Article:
Companies that align themselves with equality and social justice have produced some remarkable ads in recent years— remarkable in terms of aesthetics, connectivity, and popularity. The #LikeAGirl commercial focused on linguistic microaggressions that can have a seemingly permanent negative impact on the way that grown men and women view femininity. To contrast the negativity, Always interviewed young girls and inspired its audience with the result:
Though this commercial was featured prominently during the Super Bowl, it made an even bigger splash, going viral on social media and regular media alike. To date, it has been viewed online nearly 60 million times.
Like the razor ads referenced above, the Always commercial makes no attempt to shame viewers into buying its products. Certainly, some viewers might feel a bit of shame in having used demeaning language in the past, but this commercial aims more at instilling its audience with a challenge: to treat femininity with respect, and to raise a new generation to feel proud of fighting, playing, talking, running, and simply being #LikeAGirl.
Placing the ad in the Super Bowl showed first that making commercials for a television audience is still a very effective way to advertise products. But because so many men watch the Super Bowl, the placement sent a bigger message– that although Always makes products almost exclusively for women, all genders are responsible for ensuring that children grow up respecting each other and respecting themselves. As such, the ad was empowering to everyone.
The next commercial also focused on young girls, and while a lawsuit over the company’s right to use a Beastie Boys song garnered a lot of attention at the time, the ad nevertheless retains its initial charm:
The commercial depicts a Rube Goldberg machine created by and for girls who are passionate about engineering. The dynamic, visually enthralling properties of the Rube Goldberg device elicit a sense of nostalgia in older viewers, especially those of us who grew up playing MouseTrap or watching Animaniacs.
Because while engineering is a vital profession that is fundamentally tied to human progress, there are few instances where it is depicted as a source of fun. This video captures that aspect of childhood– of regarding even the most technical, mathematically challenging tasks as adventures.
So while the commercial does note that many toys designed for girls are not necessarily career-focused, I believe its power lies not in its attempt to level the playing field (possibly with a Rube Goldberg device), but in its honest and solution-based approach to childhood emotions. The kids in the video are angry that the products and entertainment allegedly geared toward them runs counter to their interests. But they don’t linger in frustration; instead they come up with a creative solution to the problem and celebrate their skills and intelligence.
Speaking of engineering, Blendtec’s Will It Blend? commercials been a staple of YouTube for years, and it’s easy to see why:
The retro editing and music are a big part of the appeal here, as the commercial simultaneously emulates and mocks traditional infomercials. But the biggest appeal here is likely the fact that many simply like watching order descend into chaos. There is something innately satisfying about watching a pristine, shiny object turn into a pile of powdery shrapnel.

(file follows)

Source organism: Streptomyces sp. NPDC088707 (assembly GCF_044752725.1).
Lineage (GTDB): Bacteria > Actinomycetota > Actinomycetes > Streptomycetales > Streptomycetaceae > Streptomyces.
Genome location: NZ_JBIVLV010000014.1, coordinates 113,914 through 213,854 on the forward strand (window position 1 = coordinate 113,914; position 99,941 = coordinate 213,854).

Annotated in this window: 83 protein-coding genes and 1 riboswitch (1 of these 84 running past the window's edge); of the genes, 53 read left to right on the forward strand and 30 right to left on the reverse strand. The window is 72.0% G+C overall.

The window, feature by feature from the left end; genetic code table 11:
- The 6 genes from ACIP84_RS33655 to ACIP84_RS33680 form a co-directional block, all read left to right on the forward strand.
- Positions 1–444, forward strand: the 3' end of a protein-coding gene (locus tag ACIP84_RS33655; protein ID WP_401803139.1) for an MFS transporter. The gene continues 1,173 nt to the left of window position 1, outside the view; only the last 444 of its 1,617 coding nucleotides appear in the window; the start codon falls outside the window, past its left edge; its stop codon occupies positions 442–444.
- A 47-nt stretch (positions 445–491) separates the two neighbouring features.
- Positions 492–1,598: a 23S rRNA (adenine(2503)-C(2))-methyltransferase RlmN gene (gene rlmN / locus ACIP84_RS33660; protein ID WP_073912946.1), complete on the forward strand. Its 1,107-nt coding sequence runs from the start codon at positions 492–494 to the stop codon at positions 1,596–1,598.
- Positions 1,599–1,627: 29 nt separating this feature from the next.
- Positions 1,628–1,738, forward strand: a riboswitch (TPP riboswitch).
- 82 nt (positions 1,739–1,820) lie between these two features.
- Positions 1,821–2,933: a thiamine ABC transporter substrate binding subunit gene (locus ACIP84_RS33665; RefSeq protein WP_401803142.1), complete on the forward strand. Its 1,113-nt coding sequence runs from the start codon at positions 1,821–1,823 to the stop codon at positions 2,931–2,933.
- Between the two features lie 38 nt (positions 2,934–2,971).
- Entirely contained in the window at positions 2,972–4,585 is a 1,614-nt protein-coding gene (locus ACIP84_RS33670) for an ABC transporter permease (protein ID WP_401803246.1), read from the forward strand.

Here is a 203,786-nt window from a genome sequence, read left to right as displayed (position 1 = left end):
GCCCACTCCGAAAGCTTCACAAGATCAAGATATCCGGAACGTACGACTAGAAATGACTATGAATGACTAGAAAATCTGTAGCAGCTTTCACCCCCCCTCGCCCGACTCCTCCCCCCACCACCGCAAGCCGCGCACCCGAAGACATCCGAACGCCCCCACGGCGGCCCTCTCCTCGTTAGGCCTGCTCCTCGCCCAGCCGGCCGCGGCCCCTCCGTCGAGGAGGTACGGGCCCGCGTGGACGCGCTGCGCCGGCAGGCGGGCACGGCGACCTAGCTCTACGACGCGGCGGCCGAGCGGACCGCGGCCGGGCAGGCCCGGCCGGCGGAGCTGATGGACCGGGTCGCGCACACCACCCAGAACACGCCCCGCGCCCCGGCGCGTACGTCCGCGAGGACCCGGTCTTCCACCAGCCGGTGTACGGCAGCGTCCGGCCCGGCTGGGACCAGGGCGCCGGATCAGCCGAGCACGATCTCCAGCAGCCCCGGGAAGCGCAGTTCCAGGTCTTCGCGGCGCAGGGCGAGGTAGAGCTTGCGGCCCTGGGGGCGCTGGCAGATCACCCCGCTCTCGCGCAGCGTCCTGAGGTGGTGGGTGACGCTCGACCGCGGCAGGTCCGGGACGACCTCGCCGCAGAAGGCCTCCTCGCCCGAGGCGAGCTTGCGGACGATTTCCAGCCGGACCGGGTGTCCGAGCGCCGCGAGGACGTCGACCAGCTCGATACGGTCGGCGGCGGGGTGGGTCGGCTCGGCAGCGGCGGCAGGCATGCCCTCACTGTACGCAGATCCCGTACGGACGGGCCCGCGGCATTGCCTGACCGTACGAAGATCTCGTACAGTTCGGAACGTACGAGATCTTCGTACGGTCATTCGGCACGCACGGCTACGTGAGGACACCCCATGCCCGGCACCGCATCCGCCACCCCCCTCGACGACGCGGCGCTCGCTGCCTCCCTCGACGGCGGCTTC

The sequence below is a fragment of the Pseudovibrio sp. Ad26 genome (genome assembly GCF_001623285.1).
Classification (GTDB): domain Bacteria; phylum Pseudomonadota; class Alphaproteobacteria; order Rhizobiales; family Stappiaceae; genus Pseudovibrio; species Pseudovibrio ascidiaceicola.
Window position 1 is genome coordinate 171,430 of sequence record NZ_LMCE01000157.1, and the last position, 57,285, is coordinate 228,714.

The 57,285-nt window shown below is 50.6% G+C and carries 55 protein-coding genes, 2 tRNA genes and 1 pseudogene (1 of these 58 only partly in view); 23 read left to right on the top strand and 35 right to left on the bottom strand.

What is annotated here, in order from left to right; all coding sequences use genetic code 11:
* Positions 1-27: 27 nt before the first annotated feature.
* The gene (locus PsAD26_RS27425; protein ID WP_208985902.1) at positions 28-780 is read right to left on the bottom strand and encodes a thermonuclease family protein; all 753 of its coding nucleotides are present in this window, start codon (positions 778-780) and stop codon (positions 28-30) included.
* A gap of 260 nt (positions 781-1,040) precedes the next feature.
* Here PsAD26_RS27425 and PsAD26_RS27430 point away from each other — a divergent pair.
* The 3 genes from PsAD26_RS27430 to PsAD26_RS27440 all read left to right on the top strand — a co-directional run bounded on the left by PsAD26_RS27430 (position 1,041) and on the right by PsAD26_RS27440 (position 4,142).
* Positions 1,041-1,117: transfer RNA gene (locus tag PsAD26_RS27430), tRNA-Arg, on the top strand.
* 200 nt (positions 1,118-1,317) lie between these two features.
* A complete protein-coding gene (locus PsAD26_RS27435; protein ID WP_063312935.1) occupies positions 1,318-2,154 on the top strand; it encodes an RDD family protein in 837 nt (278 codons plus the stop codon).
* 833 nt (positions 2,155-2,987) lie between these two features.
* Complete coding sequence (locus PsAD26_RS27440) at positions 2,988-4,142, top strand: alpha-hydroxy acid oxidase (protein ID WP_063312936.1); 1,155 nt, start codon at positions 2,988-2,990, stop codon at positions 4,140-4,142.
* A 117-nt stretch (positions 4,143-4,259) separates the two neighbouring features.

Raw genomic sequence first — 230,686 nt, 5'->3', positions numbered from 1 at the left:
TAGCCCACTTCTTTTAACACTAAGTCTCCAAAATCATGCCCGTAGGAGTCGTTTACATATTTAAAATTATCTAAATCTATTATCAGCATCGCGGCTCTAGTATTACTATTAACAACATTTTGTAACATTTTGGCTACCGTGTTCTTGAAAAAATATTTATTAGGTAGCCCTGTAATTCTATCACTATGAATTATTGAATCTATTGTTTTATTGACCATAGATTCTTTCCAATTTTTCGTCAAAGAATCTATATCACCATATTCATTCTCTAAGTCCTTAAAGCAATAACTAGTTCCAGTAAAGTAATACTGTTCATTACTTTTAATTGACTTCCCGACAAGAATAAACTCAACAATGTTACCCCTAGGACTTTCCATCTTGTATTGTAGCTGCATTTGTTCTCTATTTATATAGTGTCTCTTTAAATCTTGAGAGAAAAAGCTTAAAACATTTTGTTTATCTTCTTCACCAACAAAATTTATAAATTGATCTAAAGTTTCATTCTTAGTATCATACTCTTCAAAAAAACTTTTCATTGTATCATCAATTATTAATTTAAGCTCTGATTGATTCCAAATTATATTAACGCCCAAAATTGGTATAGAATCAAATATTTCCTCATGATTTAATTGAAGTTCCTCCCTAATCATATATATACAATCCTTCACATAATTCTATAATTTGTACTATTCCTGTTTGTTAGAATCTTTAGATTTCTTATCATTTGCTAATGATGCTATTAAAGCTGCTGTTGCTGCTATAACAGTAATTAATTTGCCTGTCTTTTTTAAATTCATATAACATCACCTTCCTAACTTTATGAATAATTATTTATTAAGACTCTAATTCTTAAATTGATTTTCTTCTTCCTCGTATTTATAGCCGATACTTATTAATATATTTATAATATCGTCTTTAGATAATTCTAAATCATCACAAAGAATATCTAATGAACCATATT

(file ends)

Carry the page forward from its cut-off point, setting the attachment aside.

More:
Part of this has to do with frustrations many feel toward technology. The film Office Space worked for similar reasons– because electronic devices are supposed to make our lives easier, but often computers take hours to install updates, phones fail to transmit texts, and printers use two pages to print out TPS cover sheets. So watching a blender decimate an ongoing source of frustration is an almost cathartic experience.
Of course, the Will It Blend? series doesn’t limit itself to electronics. Blendtec has also blended rotisserie chickens, glowsticks, and even the contents of a Ford Fiesta. But the most popular videos tend to feature technology, and probably will in the future. Blendtec makes it products central to its videos, showcasing the blender’s ability to, of course, blend, and to be an emotional outlet for viewers.
The last video combines a number of common factors in the videos above– frustration with current business models, passion for change, nostalgia, catharsis, and workable solutions:
Like the Android commercial, this Chipotle ad features a song reminiscent of childhood; Fiona Apple’s eerie cover of “Pure Imagination,” a song featured prominently in the first film adaptation of Charlie and the Chocolate Factory. That particular film feels at times like the factory is an update on Dante’s work, with the naughty children receiving their just desserts , as one might expect in a film about a chocolate factory.
Chipotle takes advantage of the comparison by presenting the modern food industry as soulless enterprise, where workers and animals are abused. The Scarecrow character serves as a stand-in for modern consumers, many of whom have read Fast Food Nation, The Omnivore’s Dilemma, or The Jungle. Consumers seeking out a kinder, more sustainable version of food were drawn to the concept of shunning the more disturbing aspects of modernity in favor of a simpler approach.
Like many of the other ads listed, this ad is less about promoting Chipotle’s products and more about showing that the company agrees with consumers about the nature of modern food production. Indeed, the aim was not to promote sales, but to start a dialogue with consumers and businesses alike regarding the safety and sustainability of their industry.
Viewers identified with the Scarecrow character, but more, they appreciated a major company’s willingness to discuss and address systemic flaws. While the aesthetic expertise involved in the Scarecrow commercial may have been reason enough to share it, it went viral because it presented a message that resonated with viewers.
Which viral commercial was your favorite and why? Comment below!